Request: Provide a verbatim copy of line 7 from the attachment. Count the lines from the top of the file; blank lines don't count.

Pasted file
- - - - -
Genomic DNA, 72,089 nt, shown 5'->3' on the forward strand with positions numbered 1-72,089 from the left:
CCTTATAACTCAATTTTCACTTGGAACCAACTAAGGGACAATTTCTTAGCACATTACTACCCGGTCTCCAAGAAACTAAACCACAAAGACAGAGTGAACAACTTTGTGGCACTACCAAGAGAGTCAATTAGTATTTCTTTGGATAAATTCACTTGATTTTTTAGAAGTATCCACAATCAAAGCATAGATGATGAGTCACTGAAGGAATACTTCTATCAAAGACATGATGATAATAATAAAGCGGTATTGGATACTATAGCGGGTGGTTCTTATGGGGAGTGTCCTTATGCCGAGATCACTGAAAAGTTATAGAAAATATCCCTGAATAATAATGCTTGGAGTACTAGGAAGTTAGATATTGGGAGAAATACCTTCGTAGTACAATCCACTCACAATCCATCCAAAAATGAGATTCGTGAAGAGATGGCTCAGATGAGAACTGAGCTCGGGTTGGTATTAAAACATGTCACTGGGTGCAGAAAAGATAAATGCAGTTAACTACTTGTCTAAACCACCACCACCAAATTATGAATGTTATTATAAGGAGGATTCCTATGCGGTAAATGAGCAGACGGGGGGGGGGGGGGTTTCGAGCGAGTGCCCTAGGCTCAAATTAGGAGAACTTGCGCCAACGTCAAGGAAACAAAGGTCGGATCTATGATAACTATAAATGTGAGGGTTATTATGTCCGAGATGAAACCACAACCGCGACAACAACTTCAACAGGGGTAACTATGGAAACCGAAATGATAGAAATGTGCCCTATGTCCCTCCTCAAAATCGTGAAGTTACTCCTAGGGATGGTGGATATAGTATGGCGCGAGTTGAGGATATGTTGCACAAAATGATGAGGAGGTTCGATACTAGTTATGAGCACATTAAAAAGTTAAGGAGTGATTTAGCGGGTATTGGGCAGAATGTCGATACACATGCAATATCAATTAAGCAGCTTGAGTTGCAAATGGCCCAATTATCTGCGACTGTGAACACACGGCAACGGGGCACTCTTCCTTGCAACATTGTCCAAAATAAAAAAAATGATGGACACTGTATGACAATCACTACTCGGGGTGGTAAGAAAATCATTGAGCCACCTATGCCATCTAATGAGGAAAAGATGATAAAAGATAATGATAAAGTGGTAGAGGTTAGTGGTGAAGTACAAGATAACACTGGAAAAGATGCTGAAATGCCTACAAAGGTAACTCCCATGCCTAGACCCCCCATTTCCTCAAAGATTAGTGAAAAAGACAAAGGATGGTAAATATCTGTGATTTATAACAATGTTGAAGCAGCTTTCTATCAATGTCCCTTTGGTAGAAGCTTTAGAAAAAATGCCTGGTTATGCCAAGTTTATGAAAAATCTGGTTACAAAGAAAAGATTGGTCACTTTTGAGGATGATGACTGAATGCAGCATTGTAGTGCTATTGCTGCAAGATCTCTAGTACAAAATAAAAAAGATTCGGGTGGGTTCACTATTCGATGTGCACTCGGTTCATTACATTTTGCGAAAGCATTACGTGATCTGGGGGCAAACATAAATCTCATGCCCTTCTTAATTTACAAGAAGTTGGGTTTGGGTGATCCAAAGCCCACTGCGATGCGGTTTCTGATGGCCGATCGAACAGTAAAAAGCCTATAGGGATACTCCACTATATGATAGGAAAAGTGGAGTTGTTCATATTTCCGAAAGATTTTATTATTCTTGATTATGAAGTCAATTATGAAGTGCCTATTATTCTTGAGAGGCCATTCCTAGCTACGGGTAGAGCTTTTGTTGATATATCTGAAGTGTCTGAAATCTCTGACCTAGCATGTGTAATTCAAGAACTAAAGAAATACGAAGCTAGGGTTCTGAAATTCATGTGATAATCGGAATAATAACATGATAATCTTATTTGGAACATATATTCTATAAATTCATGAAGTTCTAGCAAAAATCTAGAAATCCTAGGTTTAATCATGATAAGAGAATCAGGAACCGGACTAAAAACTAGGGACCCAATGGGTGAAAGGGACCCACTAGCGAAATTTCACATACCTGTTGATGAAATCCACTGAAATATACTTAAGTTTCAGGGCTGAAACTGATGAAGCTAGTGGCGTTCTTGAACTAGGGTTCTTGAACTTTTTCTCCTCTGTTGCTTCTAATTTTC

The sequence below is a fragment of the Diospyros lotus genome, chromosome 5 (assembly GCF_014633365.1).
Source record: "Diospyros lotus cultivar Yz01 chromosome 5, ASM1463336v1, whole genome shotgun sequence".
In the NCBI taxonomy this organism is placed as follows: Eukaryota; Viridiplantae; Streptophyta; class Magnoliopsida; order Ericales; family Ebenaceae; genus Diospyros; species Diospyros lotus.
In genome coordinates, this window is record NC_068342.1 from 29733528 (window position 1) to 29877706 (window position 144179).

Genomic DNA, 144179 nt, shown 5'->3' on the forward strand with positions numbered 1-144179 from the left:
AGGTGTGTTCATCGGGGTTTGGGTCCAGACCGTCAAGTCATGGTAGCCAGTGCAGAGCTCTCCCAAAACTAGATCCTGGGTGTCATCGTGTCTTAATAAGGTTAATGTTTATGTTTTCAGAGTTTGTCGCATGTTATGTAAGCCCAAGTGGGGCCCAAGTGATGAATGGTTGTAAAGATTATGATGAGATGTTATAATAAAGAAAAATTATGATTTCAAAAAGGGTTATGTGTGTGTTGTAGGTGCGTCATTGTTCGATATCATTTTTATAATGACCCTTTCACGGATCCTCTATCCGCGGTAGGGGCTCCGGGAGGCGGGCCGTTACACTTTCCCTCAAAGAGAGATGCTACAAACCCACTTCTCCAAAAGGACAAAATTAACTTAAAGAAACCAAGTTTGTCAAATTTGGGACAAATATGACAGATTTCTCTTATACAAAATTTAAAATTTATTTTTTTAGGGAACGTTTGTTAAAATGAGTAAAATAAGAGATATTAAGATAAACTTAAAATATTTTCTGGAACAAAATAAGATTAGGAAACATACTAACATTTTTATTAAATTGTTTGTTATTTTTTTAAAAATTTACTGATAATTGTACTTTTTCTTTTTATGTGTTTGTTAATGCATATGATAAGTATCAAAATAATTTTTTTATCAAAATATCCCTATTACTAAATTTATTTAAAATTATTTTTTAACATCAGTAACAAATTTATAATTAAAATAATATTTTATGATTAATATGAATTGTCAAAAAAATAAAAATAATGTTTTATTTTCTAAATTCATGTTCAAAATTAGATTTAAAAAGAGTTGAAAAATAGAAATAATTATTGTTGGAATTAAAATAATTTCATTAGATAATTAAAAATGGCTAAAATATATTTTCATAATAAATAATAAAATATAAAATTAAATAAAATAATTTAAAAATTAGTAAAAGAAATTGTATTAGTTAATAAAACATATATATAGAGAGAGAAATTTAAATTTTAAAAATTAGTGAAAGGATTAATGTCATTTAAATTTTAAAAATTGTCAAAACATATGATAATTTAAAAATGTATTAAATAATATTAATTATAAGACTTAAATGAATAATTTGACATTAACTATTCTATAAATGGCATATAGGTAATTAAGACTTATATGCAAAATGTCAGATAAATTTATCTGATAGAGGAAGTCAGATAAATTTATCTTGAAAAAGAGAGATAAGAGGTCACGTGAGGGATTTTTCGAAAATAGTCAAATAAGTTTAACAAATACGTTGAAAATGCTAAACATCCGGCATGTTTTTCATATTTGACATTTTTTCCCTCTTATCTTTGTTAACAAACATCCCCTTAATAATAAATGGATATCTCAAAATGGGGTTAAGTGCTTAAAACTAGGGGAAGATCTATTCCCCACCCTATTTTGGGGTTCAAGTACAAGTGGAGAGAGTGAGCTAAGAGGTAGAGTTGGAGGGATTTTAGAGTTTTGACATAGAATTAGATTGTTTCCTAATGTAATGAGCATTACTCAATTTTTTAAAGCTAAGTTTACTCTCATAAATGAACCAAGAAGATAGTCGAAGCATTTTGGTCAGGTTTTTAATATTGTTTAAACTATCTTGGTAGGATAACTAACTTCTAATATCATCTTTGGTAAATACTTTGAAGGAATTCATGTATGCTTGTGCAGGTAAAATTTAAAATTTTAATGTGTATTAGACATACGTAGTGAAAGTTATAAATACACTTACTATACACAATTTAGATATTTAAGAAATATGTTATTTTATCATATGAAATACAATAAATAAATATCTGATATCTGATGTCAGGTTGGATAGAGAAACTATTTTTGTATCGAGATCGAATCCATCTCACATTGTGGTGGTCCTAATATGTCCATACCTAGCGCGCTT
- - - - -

Genomic DNA, 144179 nt, shown 5'->3' on the forward strand with positions numbered 1-144179 from the left: